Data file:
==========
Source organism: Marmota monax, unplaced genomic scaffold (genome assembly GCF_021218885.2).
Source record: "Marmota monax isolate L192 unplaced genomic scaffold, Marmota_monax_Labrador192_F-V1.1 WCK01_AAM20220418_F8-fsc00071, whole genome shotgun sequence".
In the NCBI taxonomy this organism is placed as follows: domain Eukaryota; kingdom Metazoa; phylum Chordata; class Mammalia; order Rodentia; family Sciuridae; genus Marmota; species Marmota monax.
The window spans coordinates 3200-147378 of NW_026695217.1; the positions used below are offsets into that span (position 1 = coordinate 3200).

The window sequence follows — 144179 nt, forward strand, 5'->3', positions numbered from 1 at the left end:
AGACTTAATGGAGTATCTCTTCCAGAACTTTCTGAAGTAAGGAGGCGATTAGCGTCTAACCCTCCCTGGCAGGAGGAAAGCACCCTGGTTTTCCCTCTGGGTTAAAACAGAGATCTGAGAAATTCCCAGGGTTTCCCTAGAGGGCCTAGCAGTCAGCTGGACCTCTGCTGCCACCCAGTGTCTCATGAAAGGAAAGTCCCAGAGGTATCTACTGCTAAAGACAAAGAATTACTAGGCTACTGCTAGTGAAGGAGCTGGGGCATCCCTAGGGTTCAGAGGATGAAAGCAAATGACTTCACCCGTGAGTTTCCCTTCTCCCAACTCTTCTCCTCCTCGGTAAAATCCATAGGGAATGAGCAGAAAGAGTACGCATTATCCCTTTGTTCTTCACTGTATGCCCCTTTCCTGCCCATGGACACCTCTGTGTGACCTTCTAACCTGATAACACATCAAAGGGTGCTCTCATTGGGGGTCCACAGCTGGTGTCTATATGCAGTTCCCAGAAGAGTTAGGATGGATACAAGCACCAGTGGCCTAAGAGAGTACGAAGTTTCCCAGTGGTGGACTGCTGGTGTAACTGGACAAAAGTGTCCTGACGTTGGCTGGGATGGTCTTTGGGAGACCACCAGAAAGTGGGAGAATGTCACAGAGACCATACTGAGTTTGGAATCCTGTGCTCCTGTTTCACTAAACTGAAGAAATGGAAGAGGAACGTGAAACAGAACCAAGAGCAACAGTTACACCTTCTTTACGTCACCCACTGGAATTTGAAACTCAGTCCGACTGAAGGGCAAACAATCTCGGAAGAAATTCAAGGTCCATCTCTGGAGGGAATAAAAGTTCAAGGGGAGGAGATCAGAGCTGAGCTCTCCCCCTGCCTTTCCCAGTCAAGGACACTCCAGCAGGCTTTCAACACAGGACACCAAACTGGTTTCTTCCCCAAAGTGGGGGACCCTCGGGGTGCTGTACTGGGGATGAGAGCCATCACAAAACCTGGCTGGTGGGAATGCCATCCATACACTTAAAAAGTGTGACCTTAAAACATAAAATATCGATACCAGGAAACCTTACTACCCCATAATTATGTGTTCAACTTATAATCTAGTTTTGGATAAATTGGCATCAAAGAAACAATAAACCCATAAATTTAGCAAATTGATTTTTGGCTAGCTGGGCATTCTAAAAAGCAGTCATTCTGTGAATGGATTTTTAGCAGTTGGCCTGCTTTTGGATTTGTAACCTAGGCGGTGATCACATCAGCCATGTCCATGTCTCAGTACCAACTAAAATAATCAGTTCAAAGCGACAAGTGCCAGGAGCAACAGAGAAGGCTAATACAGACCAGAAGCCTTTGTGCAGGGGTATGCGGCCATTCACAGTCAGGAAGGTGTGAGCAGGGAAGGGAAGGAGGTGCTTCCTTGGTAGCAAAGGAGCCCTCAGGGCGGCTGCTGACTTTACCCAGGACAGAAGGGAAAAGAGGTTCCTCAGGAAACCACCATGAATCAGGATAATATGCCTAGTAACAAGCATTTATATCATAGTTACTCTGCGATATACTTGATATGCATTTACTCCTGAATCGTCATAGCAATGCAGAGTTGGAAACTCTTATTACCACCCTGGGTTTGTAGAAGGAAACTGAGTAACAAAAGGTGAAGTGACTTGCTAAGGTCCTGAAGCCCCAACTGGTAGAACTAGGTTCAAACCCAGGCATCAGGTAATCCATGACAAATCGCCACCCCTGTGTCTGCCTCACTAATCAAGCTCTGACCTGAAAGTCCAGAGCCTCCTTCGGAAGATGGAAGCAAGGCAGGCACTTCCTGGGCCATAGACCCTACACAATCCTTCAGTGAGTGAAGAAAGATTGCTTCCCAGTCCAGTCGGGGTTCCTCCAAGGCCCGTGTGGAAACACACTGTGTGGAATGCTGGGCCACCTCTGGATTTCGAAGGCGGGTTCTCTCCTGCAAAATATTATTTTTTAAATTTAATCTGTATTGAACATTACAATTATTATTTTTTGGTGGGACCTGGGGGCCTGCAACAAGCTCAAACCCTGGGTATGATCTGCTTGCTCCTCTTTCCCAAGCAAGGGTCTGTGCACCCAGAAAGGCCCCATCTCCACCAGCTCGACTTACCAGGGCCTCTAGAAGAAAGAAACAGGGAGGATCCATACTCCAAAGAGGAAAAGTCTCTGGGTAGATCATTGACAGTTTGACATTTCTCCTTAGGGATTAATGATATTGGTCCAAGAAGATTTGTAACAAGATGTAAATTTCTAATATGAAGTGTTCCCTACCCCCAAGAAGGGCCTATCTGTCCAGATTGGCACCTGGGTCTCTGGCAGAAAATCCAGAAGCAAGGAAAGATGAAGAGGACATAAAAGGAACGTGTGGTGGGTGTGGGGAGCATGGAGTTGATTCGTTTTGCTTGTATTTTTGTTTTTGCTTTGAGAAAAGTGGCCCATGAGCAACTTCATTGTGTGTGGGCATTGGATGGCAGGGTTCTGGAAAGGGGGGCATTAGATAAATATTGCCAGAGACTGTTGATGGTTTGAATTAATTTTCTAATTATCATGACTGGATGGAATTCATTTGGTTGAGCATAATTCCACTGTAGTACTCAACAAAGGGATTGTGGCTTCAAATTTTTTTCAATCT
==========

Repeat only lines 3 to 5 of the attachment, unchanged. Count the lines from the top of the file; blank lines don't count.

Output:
In the NCBI taxonomy this organism is placed as follows: domain Eukaryota; kingdom Metazoa; phylum Chordata; class Mammalia; order Rodentia; family Sciuridae; genus Marmota; species Marmota monax.
The window spans coordinates 3200-147378 of NW_026695217.1; the positions used below are offsets into that span (position 1 = coordinate 3200).

The window sequence follows — 144179 nt, forward strand, 5'->3', positions numbered from 1 at the left end: